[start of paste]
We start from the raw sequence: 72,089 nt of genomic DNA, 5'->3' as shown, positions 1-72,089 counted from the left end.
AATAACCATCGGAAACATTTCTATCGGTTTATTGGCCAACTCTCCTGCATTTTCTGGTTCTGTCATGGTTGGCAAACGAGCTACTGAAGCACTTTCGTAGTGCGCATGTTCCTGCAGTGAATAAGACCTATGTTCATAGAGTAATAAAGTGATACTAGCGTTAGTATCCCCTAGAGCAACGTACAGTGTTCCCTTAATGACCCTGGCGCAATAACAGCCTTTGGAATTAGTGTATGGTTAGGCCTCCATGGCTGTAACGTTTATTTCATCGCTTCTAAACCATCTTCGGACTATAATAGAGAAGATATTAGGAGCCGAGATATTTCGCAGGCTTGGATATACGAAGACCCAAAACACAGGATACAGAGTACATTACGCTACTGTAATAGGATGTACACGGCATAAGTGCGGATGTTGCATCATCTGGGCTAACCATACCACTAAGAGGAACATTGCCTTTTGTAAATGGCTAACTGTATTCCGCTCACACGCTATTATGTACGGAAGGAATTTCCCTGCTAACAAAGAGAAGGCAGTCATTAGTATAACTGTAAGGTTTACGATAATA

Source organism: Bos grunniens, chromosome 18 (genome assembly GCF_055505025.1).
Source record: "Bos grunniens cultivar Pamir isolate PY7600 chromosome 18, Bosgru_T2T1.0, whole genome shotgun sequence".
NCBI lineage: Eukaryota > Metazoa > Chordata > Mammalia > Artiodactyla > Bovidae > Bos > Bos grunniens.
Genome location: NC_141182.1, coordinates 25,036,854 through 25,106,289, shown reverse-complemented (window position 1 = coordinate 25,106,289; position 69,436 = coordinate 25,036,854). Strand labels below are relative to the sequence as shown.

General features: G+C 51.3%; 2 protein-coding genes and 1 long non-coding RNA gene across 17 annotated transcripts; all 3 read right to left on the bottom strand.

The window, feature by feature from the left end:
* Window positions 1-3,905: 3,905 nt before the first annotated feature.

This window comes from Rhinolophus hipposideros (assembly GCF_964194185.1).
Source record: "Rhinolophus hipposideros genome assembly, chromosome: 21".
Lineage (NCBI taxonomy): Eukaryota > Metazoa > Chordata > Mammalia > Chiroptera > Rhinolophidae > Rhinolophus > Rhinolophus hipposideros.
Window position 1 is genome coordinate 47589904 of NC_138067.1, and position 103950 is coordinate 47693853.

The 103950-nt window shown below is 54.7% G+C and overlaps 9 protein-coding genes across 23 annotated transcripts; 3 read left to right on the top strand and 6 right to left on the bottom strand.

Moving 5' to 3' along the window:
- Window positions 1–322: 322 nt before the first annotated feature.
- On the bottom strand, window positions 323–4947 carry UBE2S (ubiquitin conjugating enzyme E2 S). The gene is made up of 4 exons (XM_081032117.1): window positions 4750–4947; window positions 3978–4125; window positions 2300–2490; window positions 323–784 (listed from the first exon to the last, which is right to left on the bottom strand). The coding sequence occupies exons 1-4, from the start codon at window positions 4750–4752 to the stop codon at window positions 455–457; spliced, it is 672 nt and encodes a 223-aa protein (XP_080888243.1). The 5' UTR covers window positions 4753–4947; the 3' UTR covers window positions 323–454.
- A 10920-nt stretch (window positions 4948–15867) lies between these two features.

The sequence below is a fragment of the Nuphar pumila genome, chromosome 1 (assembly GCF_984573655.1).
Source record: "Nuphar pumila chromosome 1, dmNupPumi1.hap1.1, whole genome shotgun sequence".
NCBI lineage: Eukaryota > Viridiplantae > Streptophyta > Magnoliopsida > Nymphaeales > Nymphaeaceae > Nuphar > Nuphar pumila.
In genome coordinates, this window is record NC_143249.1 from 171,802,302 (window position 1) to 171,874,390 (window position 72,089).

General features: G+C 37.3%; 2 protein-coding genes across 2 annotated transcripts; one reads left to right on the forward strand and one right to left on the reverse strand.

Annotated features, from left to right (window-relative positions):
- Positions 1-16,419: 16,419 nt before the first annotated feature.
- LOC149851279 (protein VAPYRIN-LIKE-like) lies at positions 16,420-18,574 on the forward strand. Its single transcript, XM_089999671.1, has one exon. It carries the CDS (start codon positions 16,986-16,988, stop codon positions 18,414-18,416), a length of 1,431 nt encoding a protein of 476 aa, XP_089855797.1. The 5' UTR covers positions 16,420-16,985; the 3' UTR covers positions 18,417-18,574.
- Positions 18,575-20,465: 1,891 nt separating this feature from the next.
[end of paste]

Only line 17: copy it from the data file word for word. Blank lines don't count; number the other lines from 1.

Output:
- On the bottom strand, window positions 323–4947 carry UBE2S (ubiquitin conjugating enzyme E2 S). The gene is made up of 4 exons (XM_081032117.1): window positions 4750–4947; window positions 3978–4125; window positions 2300–2490; window positions 323–784 (listed from the first exon to the last, which is right to left on the bottom strand). The coding sequence occupies exons 1-4, from the start codon at window positions 4750–4752 to the stop codon at window positions 455–457; spliced, it is 672 nt and encodes a 223-aa protein (XP_080888243.1). The 5' UTR covers window positions 4753–4947; the 3' UTR covers window positions 323–454.